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I am working on an idea which I would call "pairs of distinct residue classes for a given set of distinct primes" which is an attempt to count the number of possible combinations of residue classes in a given context.

Here is the set that I am trying to define below: $C_{P_{p_1,\dots,p_m}}(y,n)$

While it is quite clear in my head, expressing in precise terms has proven to be quite difficult for me.

Below is my attempt. I would greatly appreciate any questions or comments. :-)

  • Let $y, p, n$ be integers with $p$ prime.

  • Let $c_{p,i,j}(y)$ be a boolean function that is true if $y \not\equiv i \pmod p$ and $y \not\equiv j \pmod p$.

  • Let $P_{p_1, \dots, p_m}$ be a set of triplets $\{p_1, i_1, j_1\}, \{p_2, i_2, j_2\}, \dots, \{p_m, i_m, j_m\}$ where each $p_k$ is distinct and each $i_k \not\equiv j_k \pmod {p_k}$

  • Let $C_{P_{p_1,\dots,p_m}}(y,n)$ be a boolean function that is true if there exists $t$ such that $y \le t < y+n$ and for each triplet $\{p_k, i_k, j_k\}$ in $P_{p_1, \dots, p_m}$, it follows that $c_{p_k,i_k,j_k}(t)$ is true.


My interest here is counting the number of distinct values of $P_{p_1, \dots, p_m}$ where $C_{P_{p_1,\dots,p_m}}(y,n)$ is false.

For example, for $P_{5,7,11}$:

  • if $n=1$, there are 7500 distinct set of triplets where $C_{P_{5,7,1}}$ is false.
  • if $n=2$, there are 4530 distinct sets of triplets where it is false.
  • if $n \ge 11$, there is no set of triplets where $C_{P_{5,7,1}}$ is false.

It appears to me that the number is the same regardless of $y$. This is the question that I am interested in exploring.


Edit:

Based on comments from antkam, I realized that my definition was not correct.

I have updated the definition of $c_{p,i,j}(y,n)$ to only be $c_{p,i,j}(y)$ and to be true when the value is not congruent to either $i$ or $j$.

I have also updated the definition of $C_{P_{p_1,\dots,p_m}}(y,n)$.

With these changes, I believe that my examples hold.

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    $\begingroup$ (1) If I understand correctly, the number of possible $P_{5,7,11}$ would be $5\times 4 \times 7 \times 6 \times 11 \times 10$, representing the choices of $i,j$ for each of $5,7,11$? (Or perhaps you restrict to $0 \le i < j < p$ in which case divide by $2$ for each $p$.) (2) When you say the number seems independent of $y$, you mean e.g. if $n=1$ then for any $y$ there are 7500 sets, but for different $y$ those would be different families of 7500 sets each, right? $\endgroup$ – antkam Oct 6 at 3:39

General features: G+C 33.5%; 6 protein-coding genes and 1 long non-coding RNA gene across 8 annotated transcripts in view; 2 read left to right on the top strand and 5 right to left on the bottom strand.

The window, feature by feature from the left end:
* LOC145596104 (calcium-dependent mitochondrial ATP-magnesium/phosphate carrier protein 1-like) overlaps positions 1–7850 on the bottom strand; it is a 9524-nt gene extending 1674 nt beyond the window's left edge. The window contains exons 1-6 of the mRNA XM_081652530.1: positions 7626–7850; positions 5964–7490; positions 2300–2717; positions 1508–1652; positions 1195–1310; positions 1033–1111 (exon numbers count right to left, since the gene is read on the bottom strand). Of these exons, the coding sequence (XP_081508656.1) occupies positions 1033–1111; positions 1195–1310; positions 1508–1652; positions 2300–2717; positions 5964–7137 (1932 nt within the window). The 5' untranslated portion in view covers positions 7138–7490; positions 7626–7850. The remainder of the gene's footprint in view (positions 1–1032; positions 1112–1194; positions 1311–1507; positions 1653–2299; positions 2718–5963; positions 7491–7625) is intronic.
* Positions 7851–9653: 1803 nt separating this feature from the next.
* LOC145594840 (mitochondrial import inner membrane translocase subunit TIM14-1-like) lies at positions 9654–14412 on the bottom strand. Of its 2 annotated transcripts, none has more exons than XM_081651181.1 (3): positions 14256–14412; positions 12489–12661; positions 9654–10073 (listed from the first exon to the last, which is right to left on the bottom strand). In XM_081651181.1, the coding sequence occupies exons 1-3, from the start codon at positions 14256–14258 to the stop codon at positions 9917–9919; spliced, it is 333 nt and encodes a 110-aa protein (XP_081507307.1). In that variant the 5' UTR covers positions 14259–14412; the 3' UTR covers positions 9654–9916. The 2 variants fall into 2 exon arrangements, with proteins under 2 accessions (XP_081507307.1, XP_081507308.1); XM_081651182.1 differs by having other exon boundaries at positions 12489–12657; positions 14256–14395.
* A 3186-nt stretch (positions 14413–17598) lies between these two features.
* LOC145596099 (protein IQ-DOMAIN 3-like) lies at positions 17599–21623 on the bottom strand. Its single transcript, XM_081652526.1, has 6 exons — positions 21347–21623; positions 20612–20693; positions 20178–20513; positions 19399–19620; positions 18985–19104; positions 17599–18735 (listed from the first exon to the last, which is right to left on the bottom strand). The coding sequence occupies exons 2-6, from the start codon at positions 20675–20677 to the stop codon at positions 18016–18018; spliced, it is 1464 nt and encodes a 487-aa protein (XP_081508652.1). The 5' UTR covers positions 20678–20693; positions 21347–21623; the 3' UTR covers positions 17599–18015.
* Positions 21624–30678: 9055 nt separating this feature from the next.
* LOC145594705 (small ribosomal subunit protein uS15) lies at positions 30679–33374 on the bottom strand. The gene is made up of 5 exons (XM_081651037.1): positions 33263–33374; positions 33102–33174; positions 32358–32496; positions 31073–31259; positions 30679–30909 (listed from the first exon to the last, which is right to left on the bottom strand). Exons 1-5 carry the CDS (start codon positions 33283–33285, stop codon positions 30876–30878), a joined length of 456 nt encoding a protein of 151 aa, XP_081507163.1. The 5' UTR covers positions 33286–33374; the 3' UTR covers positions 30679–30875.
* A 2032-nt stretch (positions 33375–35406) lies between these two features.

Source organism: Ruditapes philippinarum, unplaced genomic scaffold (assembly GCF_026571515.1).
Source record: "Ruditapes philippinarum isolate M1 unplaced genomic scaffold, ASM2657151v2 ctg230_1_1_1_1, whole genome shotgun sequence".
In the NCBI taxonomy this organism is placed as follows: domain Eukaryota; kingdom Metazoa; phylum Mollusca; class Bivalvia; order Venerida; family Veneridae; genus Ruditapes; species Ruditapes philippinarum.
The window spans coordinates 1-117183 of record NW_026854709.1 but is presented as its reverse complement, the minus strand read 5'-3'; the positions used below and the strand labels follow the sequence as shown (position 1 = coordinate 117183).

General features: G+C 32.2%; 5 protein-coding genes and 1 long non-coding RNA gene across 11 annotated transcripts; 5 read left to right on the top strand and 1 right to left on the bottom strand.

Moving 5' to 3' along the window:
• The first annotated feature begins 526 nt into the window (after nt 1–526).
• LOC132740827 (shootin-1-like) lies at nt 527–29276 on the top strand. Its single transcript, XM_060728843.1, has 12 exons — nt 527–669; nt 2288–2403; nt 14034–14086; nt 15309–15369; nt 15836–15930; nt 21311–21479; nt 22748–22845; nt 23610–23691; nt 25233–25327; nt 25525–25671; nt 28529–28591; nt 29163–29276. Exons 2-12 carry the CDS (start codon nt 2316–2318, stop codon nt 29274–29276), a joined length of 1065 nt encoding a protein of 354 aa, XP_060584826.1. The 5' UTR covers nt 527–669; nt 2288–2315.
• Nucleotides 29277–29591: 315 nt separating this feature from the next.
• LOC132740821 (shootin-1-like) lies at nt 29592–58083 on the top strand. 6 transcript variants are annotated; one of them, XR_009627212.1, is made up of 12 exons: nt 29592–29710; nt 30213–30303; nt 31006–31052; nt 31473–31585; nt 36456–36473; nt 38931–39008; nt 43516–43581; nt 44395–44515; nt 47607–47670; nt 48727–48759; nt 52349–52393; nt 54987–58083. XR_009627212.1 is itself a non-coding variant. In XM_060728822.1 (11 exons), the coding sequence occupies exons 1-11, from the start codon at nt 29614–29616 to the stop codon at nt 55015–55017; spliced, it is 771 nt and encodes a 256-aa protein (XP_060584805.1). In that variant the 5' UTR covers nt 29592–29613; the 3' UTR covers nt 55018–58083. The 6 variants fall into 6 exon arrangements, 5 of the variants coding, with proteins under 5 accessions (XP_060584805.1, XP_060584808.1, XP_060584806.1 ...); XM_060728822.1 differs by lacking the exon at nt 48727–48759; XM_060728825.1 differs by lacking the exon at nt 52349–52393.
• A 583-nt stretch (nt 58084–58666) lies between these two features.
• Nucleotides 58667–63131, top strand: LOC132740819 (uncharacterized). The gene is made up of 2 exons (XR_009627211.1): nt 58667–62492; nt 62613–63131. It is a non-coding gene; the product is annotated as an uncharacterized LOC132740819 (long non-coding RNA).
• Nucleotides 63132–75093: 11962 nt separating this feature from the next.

• $\begingroup$ That's right. That's what I am trying to show. The count is the same even if the particular classes are different. $\endgroup$ – Larry Freeman Oct 6 at 3:44
  • $\begingroup$ Would you agree that $c_{5,i,j}(y,4) = True$ for any $i,j,y$? Coz with $4$ consecutive numbers you cannot avoid two different choices of $i,j \pmod 5$. This also means if $n \ge 4$ there is no set of triplets where $C_{P_{5,7,11}}$ is false, right? $\endgroup$ – antkam Oct 6 at 3:51
  • $\begingroup$ $c_{p,i,j}(y,p-1) =$ True for any $i,j,y,p$ Great point. I think that I have defined it incorrectly. Let me see what's wrong in my above definition. $\endgroup$ – Larry Freeman Oct 6 at 4:15
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    $\begingroup$ @toby, you ask a great question. Members who are very strong in answering questions will have a significantly higher reputation. Badges seem to be more a measure of activity. I am very active on the site. I am more a learner than an expert. :-) $\endgroup$ – Larry Freeman Oct 12 at 16:44
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Comments + a potential proof


OK I think I understand what you're trying to do (based on the question text on 2019/10/10). If you don't mind, let me rephrase things a bit to use more descriptive language:

  • Definition: A triplet $(p, i, j)$ with $p$ prime and $i \not\equiv j \pmod p$ is called a trap.

  • Definition: An integer $y$ avoids the trap $T = (p, i, j)$ if $y \not\equiv i \pmod p$ and $i \not\equiv j \pmod p$

    • This is equivalent to your $c_{p,i,j}(y) = True$.
  • Definition: A range of integers $[y, y+n)$ defeats a set of traps $P = \{T_1, T_2, \dots, T_m\}$ if there exists $t \in [y, y+n)$, i.e. $y \le t < y+n$, s.t. $t$ avoids each of the traps.

    • This is equivalent to your $C_P(y,n) = True$.

    • Note: the same $t$ must avoid all the traps. I.e. it is insufficient if some $t_1$ avoids $T_1$, and a different $t_2$ avoids $T_2$, etc.

    • Sanity check: if the set has only $1$ trap, then it is defeated whenever $n\ge 3, p \ge 3$, because the trap can only catch $2$ numbers and the range has $\ge 3$ numbers.

I hope you agree that the above is a valid re-wording. If so, then here are some observations which may interest you:

Claim: "Defeat" is a shift-invariant property, in the sense that if we shift the range, and also shift every trap by the same amount, that does not affect whether the range defeats the set of traps or not. To be more precise:

For any integer $a, [y, y+n)$ defeats $\{(p_1, i_1, j_1), \dots, (p_m, i_m, j_m)\}$ iff $[y+a, y+a+n)$ defeats $\{(p_1, i_1+a, j_1+a), \dots, (p_m, i_m+a, j_m+a)\}$

Proof: obvious. $t$ avoids $(p_k, i_k, j_k)$ iff $t+a$ avoids $(p_k, i_k + a, j_k + a)$.

Corrollary: I think this explains why the number of sets of traps of the form $P_{5,7,11}$ defeated by $[y, y+n)$ depends on $n$ but not on $y$.

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  • $\begingroup$ Thanks very much! I appreciate the time that you spent on this. $\endgroup$ – Larry Freeman Oct 10 at 22:44

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